What is a "French beaded" flower?
If you are like most people, you have never seen or heard
of a French beaded flower. Don't worry, through this website you can gain a working knowledge of this beautiful and timeless
"French Beaded" Indicates the technique used. The components are made by wrapping
beaded wire around a central row of beads. Although any type of bead can be used, the majority of flowers are constructed
using 11/0 or 10/0 seed (rocaille) beads. You may also visit my Swarovski page to see flowers made using 3 and 4 mm crystals.
History of Beaded Flowers
According to references of beaded decorations, it is estimated that the art was practiced across Europe and England as early
as the 1500's. In an effort to support themselves, French and Italian peasants used to collect defective or discarded
beads. The beads were then strung on wire and shaped in to flowers designs. The finished flowers were used in bouquets, alter
displays and memorial wreaths. Visit my 911 page to view a modern example.
Because of the work
and skill involved in creating these beautiful "works of art", beaded flowers have always been collectible and timeless
treasures. Many antique flowers can be found in museums, as well as many private collections, all over the world.
According to the French Beading Artists Guild, of Idaho Falls, a few notable people who owned and treasured examples of this
fine art were Marie Antoinette, Madam Pompadour, Napoleon's Josephine, Princess Grace, Princess Caroline, Patricia Nixon
and William Randolph Hearst.
History of French
Beaded Flowers in the United States
In 1865, Godey's
Ladies Book published a flower pattern that suggested the flowers could be used as decorations for hair and clothing.
was released by the Dritz Traum Co. in 1928. Since it was titled "Hiawatha New Imported Crystal Bead Models", the
words "new" and "imported", may imply that this is one of the earliest publications of "free standing"
French Beaded flowers in the United States.
By 1957, Samuel Wallach (Walbead) was packaging and selling kits, "Bead
a Bouquet", which included a wide variety of beaded flower instructions.
In 1965, Aleene, of Temple City California,
released what is possibly the first U.S. book of patterns, simply titled "Bead Flowers".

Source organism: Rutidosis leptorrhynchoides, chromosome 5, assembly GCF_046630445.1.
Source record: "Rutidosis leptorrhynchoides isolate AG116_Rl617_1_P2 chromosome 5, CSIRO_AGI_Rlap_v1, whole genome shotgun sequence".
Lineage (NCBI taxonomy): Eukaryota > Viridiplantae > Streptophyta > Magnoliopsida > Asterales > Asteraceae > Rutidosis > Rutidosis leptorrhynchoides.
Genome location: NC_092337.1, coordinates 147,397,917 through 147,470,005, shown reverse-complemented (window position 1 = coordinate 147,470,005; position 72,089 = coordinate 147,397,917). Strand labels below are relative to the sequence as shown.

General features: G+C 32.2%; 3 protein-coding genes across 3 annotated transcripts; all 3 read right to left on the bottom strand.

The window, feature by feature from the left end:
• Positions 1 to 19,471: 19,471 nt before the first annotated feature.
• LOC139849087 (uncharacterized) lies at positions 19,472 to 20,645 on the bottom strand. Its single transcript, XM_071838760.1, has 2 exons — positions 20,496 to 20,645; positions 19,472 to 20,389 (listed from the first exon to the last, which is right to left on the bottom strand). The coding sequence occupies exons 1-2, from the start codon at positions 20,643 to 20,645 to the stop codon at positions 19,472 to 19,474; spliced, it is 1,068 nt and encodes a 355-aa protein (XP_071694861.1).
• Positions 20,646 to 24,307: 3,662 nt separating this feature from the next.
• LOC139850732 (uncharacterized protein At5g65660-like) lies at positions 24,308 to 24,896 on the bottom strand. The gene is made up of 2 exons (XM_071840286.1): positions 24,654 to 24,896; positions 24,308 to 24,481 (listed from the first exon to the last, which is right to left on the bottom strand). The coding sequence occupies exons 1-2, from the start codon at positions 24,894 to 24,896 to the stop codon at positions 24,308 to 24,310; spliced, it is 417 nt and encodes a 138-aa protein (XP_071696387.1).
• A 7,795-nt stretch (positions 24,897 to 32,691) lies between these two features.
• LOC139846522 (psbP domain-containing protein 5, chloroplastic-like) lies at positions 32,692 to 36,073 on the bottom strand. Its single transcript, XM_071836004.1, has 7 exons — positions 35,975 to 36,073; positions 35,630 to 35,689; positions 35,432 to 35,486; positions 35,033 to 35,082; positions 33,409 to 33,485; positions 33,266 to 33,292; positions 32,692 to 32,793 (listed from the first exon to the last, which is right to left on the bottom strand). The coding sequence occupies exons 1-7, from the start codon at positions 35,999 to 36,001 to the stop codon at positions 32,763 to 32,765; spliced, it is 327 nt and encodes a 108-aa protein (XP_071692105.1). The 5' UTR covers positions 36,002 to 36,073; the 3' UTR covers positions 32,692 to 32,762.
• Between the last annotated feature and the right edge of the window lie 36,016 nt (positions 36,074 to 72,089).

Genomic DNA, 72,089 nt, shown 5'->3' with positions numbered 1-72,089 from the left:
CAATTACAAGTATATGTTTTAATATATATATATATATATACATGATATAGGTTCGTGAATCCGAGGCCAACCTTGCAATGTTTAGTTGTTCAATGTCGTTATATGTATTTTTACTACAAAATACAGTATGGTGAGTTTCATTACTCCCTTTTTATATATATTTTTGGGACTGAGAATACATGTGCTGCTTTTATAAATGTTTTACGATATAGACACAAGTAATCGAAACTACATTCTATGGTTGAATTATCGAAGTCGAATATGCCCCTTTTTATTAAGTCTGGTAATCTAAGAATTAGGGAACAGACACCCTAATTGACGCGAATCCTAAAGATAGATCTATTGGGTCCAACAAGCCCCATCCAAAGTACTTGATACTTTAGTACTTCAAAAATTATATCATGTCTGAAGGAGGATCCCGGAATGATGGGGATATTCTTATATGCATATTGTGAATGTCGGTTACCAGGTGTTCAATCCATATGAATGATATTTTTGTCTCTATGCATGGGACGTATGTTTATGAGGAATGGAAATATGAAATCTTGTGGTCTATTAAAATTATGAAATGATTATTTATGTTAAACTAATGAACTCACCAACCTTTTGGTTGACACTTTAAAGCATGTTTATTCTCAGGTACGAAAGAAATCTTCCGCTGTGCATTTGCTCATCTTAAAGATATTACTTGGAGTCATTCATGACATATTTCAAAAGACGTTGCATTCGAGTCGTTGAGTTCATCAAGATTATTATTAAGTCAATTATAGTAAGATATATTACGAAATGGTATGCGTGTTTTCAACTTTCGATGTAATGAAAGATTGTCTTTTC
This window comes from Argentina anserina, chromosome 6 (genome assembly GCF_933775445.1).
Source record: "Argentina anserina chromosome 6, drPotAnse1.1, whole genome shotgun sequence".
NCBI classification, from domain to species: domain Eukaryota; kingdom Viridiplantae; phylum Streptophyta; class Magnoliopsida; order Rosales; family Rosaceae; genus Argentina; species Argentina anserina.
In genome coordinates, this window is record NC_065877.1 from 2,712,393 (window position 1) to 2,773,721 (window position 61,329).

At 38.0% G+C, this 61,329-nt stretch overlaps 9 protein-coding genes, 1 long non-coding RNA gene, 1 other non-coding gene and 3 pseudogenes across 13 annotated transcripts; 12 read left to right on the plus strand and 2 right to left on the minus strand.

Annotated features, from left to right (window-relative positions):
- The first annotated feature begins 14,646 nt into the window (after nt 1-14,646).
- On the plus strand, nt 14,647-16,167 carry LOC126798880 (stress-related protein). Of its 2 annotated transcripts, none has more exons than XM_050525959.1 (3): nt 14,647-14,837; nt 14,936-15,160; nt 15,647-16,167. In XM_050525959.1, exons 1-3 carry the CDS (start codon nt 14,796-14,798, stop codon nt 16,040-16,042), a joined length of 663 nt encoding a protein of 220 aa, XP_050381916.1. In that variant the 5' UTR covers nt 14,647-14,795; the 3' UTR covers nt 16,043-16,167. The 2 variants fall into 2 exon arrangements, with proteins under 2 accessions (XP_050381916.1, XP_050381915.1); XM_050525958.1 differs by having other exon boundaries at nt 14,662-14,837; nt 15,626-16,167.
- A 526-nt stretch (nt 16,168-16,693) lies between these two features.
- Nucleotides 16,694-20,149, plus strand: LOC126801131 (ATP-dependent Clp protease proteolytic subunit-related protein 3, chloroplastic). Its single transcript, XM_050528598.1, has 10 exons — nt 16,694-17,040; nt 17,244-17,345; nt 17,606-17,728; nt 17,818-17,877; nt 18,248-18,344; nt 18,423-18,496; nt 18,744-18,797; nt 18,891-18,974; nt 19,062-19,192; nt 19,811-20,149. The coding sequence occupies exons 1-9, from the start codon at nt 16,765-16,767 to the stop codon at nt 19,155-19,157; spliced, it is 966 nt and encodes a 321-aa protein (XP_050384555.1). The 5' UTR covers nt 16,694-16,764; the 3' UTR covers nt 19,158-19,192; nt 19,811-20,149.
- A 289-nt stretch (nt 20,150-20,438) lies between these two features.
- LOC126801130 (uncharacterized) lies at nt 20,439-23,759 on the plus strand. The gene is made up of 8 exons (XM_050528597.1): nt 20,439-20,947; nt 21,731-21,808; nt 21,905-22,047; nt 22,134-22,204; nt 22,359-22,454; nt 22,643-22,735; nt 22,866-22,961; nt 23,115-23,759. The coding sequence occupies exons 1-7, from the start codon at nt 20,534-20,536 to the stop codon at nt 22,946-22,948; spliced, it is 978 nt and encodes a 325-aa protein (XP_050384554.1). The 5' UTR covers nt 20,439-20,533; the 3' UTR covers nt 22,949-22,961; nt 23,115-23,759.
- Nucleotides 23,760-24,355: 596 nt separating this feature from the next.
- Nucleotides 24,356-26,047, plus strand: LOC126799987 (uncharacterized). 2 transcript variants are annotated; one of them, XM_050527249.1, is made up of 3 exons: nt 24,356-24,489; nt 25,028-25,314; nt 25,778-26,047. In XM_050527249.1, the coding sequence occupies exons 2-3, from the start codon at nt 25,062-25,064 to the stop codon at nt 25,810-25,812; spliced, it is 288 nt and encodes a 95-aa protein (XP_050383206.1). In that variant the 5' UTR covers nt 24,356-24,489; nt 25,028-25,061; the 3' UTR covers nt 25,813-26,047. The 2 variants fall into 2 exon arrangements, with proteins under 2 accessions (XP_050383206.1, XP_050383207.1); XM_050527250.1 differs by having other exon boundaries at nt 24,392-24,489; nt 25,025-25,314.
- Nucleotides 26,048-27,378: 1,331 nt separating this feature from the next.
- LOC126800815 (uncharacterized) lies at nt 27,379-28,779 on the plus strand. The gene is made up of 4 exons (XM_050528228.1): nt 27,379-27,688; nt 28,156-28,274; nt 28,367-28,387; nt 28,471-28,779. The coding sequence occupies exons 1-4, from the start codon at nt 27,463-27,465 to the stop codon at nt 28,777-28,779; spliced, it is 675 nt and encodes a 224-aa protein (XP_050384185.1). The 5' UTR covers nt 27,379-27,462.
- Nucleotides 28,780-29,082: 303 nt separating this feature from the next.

Years 1966 through 1983 brought us a flurry of publications. These books are now considered the, much coveted, "bibles"of
the French beader. The noted authors of these books, include the highly respected, Bobbe Anderson, Virginia Nathanson, Samuel
Wallach, Helen Leibman, Ruth Wasley/Edith Harris and Virginia Osterland. Although these books sometimes appear in garage sales,
collectors are willing to pay well in excess of $100.00 each, when they can be found. Then, in 1991 Helen McCall
produced a book dedicated entirely to miniatures.
In 1995, Leisure Arts produced a few patterns, in an ornament
book. Still, the art seemed to be fading away, in the United States.
Then, the late 1990's
saw a dramatic interest in beaded flowers spread around the world. Books were published in Japanese, French, Italian, Russian,
German, and Dutch. Although some of the styles "cross over", most of these books do not use the techniques that
have become known as the "French technique".
With the dawning of the new millennium, the United States has
shown a renewed interest in French beaded flowers . Magazines are describing the art as "what's hot", pattern
books are once again appearing, and the Internet is making the materials available to all beaders, regardless of their location.
What can you do with
French beaded flowers?
Beaded flowers can be used in every way you use silk or fresh flowers. The only
difference is that it will be many, many years before beaded flowers deteriorate. Therefore, they make great inserts in bridal
bouquets, bridal headdresses, hair barrettes, napkin rings, corsages, "potted" window plants, 3D pictures and wall
hangings. Being made of glass and metal, they give an astounding accent when soldered to stained glass projects. Let your
imagination "run away with you". The uses for beaded flowers are endless.